Hi, I’m Lauren. I am a teacher turned stay-at-home mom to two precious little boys.
I have a bachelor’s degree in Early Childhood and Special Education. I worked for 6 years as an Elementary School Teacher before staying home with my babies.
Parenting can be hard. It’s also one of life’s biggest blessings. My blog covers everything from pregnancy to toddlers! This includes tips, advice, encouragement, and suggestions on the BEST baby and toddler products!
I also want to hear from YOU! Leave me a comment or email me at [email protected].
2 thoughts on “About Me”
Lauren I have a question about your information regarding toddler problem behavior and you listed banging heads on floors, walls, etc. when upset. I have a 21 mo old grandson that has been doing this for a couple of months now and it has become a big problem. What would be your recommendation to get a handle on this?
I am so sorry it has taken me so long to respond. I had baby #2 recently and have taken time away from the blog to adapt to our new family of 4. This would be my advice for head banging and in this order…
-Talk to his pediatrician to make sure he/she don’t believe it’s a sensory issue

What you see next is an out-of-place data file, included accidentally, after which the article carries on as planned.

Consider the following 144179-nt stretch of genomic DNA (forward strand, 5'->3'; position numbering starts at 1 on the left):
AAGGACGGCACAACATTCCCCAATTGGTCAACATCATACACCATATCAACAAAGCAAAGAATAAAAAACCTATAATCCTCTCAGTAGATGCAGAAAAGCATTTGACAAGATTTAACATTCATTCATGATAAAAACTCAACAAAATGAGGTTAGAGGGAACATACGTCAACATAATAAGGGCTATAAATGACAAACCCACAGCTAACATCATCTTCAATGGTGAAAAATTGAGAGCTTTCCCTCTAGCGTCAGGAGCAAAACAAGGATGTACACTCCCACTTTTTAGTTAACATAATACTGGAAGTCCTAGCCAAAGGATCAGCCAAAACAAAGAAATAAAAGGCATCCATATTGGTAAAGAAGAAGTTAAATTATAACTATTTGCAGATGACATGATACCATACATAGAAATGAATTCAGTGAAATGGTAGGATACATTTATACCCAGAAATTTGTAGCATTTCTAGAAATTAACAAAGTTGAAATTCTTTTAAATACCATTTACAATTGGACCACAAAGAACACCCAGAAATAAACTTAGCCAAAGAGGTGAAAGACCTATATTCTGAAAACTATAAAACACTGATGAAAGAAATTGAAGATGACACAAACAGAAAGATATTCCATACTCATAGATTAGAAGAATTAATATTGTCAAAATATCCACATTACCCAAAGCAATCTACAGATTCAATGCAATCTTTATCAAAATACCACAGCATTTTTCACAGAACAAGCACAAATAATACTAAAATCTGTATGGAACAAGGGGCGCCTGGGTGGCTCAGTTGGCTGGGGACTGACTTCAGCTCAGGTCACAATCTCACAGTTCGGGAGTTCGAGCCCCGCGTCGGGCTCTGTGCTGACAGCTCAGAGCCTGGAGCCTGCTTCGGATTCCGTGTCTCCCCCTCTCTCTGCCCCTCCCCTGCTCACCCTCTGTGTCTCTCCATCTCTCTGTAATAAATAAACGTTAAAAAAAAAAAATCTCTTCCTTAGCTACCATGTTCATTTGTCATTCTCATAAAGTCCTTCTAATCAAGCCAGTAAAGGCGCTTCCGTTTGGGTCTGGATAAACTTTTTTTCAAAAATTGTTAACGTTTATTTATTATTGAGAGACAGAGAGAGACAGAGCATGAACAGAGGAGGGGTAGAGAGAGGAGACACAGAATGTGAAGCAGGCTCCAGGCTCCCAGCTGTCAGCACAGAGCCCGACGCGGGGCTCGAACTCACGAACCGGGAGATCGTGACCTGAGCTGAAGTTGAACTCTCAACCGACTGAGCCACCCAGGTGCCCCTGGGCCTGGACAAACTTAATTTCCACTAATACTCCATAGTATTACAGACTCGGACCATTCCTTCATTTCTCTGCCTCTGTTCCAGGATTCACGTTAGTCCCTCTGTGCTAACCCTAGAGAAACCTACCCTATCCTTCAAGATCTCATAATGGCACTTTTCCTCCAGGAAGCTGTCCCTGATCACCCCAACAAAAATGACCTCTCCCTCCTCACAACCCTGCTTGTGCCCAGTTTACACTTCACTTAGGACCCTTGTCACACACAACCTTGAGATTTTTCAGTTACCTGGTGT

-If it seems like a ploy to get attention, ignore it when possible. (you are at home, he’s not going to actually hurt himself with how hard or where he is hitting his head, you aren’t in public)
-If in public, remove him from the situation. Take him to another quiet room, outside, etc. Help him calm down
-Teaching: Talk to him about appropriate ways to show he’s upset and hitting his head is not appropriate and what he can do instead –Discipline: whatever discipline method you use, treat it as defiance and implement a consequence when it happens. Stay consistent and still use it as teachable moments. For example, once the child is calm… “you went to time out because you hit your head when I turned the tv off. I know you still wanted to watch tv and it’s hard not getting something when we want it. It’s okay to be upset or mad, but it’s not okay to bang our head. Instead you can xyz…”. I know he may seem young to rationalize the teaching and correction but the consistency should help him get the point that its not okay. Best of luck, let me know how it goes! My son also outgrew head banging once he started talking more and could verbalize what was wrong.